As shown in FIG. 1b, following removal of exposed portions of silicon nitride layer 102, field oxide 103 is formed where substrate 100 is not protected by silicon nitride layer 102.

Nitride layer 102 and base oxide layer 101 are then removed and, as shown in FIG. 1c, a gate oxide layer 110 is formed. As shown in FIG. 1d, a layer of polycrystalline silicon is formed over the top surface of the device and doped to a desired conductivity. An additional layer of photoresist (not shown) is formed on the surface of the polycrystalline silicon layer and patterned to expose those portions of the layer of polycrystalline silicon which are to be removed in order to leave only gate electrode 104 and any desired interconnects formed of polycrystalline silicon (not shown).

A source/drain implant is performed to form source/drain region 105 utilizing field oxide 103 and polycrystalline silicon 104 as source/drain implantation masks.

An additional photoresist mask is used in order to remove portions of source/drain oxide layer 112 in locations where a subsequent electrical interconnect layer is to contact one or both source/drain region 105, if desired. Then a layer of phosphosilicate glass (PSG) 106 is formed over the entire surface of the device, typically having a phosphorous concentration of approximately 8%. A getter operation at high temperature is performed to allow PSG layer 106 to serve as a gettering source in order to trap undesired mobile ions such as sodium.

Additional steps are then performed (although for convenience not shown in the cross-sectional views of FIGS. 1a through 1d) in order to remove portions of PSG layer 106 where electrical contact is to be formed to source/drain region 105, diffusion of additional dopants, if desired, in the contact regions, and the formation of metal interconnects including metal in contact with the exposed portions of source/drain region 105. A metal alloy step is then performed at a relatively low temperature, followed by the deposition of a layer of oxide at low temperatures in order to cover the metallization layer.

If desired, the entire surface of the device is then covered with a layer of silicon nitride, and patterned to expose those portions to which external bonding wires are to be attached.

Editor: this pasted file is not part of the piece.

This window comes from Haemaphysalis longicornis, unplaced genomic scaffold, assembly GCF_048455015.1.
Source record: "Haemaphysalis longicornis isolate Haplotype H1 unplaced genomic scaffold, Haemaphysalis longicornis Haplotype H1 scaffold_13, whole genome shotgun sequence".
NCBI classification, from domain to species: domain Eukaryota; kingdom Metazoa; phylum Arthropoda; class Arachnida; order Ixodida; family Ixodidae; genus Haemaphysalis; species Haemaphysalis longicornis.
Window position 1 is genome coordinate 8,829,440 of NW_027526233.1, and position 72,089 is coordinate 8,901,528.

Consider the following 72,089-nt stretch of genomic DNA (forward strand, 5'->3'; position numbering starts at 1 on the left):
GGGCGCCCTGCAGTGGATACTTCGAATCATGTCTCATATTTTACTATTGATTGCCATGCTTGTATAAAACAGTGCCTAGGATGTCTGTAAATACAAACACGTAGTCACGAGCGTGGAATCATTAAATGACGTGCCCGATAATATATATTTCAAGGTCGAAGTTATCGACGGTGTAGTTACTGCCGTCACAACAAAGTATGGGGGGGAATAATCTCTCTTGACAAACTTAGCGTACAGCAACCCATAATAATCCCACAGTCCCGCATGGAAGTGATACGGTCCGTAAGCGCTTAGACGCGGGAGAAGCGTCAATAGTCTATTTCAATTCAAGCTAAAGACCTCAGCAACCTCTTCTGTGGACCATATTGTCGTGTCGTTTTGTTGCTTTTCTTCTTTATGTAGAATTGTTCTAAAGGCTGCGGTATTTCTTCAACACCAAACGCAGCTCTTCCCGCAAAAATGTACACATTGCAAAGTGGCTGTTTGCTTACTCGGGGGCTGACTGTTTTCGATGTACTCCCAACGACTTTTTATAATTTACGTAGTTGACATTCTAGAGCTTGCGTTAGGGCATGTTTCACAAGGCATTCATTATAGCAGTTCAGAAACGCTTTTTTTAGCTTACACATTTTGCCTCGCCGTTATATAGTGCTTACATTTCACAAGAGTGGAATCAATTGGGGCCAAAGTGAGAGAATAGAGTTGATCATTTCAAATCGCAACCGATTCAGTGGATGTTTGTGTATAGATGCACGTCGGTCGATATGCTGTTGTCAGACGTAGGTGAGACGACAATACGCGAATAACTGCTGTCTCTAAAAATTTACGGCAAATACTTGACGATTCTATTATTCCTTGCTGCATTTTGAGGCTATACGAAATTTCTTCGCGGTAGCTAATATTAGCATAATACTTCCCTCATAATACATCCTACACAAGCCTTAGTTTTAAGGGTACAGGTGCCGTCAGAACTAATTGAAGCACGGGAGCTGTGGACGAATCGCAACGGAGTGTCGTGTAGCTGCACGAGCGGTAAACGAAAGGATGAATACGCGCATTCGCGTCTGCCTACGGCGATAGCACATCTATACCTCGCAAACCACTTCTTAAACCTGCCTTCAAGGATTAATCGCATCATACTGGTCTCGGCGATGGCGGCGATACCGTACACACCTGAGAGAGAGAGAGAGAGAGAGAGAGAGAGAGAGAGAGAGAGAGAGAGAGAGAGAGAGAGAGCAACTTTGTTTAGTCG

FIGS. 2a through 2d are a series of cross-sectional views depicting a prior art process for fabricating N channel MOS ROMs which are programmed by adjusting their threshold voltages utilizing an implant step. Thus, a transistor location is subjected to a threshold voltage adjustment implant when that cell location is to be programmed to a logical 1, and is not subjected to such a threshold voltage implant step when it is to remain unprogrammed in order to store a logical 0 state. With reference to FIGS. 2a through 2d, the right-hand side of the device shows the fabrication steps for forming a transistor 290 programmed to a logical 1 state by fabricating transistor 290 so that it has a threshold voltage which will cause that transistor to be turned on when it is read. The left-hand side of FIGS. 2a through 2d depict the formation of transistor 291 which is unprogrammed, i.e. stores a logical 0 state by having a threshold voltage such that transistor 291 does not turn on during the read operation.

In this prior art example, the starting material is a semiconductor substrate 100 of P-type material and <100>crystal orientation as depicted in FIG. 2a. A first process step is to form an initial oxide layer 101 on the active surface of substrate 100. On top of oxide layer 101 is formed nitride layer 102 which is followed by a photoresist mask (not shown) which is patterned to expose those portions of the silicon nitride layer 102 which are to be removed to define where field oxide is to be formed.